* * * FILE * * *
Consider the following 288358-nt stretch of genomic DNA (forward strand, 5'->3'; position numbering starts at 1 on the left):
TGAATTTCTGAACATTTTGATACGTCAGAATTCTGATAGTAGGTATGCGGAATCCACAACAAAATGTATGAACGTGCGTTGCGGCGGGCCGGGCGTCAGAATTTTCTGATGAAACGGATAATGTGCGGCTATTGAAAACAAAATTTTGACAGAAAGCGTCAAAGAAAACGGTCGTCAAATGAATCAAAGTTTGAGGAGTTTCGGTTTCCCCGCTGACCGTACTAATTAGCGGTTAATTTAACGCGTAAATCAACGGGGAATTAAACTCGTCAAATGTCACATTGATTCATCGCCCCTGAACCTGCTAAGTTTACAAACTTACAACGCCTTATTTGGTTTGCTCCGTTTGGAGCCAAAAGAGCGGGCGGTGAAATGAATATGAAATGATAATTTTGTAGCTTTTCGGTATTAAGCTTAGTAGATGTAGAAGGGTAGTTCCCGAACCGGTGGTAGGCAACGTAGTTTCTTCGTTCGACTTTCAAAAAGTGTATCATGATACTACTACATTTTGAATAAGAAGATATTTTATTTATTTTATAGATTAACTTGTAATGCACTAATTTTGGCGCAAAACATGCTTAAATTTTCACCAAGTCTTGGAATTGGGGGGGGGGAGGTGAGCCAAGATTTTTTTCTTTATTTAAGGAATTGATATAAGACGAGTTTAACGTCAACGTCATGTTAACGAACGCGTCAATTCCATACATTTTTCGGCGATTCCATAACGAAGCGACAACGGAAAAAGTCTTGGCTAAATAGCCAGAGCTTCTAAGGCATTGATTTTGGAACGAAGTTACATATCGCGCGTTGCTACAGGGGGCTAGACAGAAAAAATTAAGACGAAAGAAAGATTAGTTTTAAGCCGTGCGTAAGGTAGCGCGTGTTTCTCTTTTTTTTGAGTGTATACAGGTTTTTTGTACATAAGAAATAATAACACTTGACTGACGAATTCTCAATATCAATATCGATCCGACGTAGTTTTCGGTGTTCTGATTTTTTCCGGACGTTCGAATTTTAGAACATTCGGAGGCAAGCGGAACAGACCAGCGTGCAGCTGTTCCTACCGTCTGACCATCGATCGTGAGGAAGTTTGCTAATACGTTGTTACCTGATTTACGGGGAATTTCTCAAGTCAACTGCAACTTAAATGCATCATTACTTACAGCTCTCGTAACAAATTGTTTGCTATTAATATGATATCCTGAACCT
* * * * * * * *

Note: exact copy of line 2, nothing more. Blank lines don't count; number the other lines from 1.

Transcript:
TGAATTTCTGAACATTTTGATACGTCAGAATTCTGATAGTAGGTATGCGGAATCCACAACAAAATGTATGAACGTGCGTTGCGGCGGGCCGGGCGTCAGAATTTTCTGATGAAACGGATAATGTGCGGCTATTGAAAACAAAATTTTGACAGAAAGCGTCAAAGAAAACGGTCGTCAAATGAATCAAAGTTTGAGGAGTTTCGGTTTCCCCGCTGACCGTACTAATTAGCGGTTAATTTAACGCGTAAATCAACGGGGAATTAAACTCGTCAAATGTCACATTGATTCATCGCCCCTGAACCTGCTAAGTTTACAAACTTACAACGCCTTATTTGGTTTGCTCCGTTTGGAGCCAAAAGAGCGGGCGGTGAAATGAATATGAAATGATAATTTTGTAGCTTTTCGGTATTAAGCTTAGTAGATGTAGAAGGGTAGTTCCCGAACCGGTGGTAGGCAACGTAGTTTCTTCGTTCGACTTTCAAAAAGTGTATCATGATACTACTACATTTTGAATAAGAAGATATTTTATTTATTTTATAGATTAACTTGTAATGCACTAATTTTGGCGCAAAACATGCTTAAATTTTCACCAAGTCTTGGAATTGGGGGGGGGGAGGTGAGCCAAGATTTTTTTCTTTATTTAAGGAATTGATATAAGACGAGTTTAACGTCAACGTCATGTTAACGAACGCGTCAATTCCATACATTTTTCGGCGATTCCATAACGAAGCGACAACGGAAAAAGTCTTGGCTAAATAGCCAGAGCTTCTAAGGCATTGATTTTGGAACGAAGTTACATATCGCGCGTTGCTACAGGGGGCTAGACAGAAAAAATTAAGACGAAAGAAAGATTAGTTTTAAGCCGTGCGTAAGGTAGCGCGTGTTTCTCTTTTTTTTGAGTGTATACAGGTTTTTTGTACATAAGAAATAATAACACTTGACTGACGAATTCTCAATATCAATATCGATCCGACGTAGTTTTCGGTGTTCTGATTTTTTCCGGACGTTCGAATTTTAGAACATTCGGAGGCAAGCGGAACAGACCAGCGTGCAGCTGTTCCTACCGTCTGACCATCGATCGTGAGGAAGTTTGCTAATACGTTGTTACCTGATTTACGGGGAATTTCTCAAGTCAACTGCAACTTAAATGCATCATTACTTACAGCTCTCGTAACAAATTGTTTGCTATTAATATGATATCCTGAACCT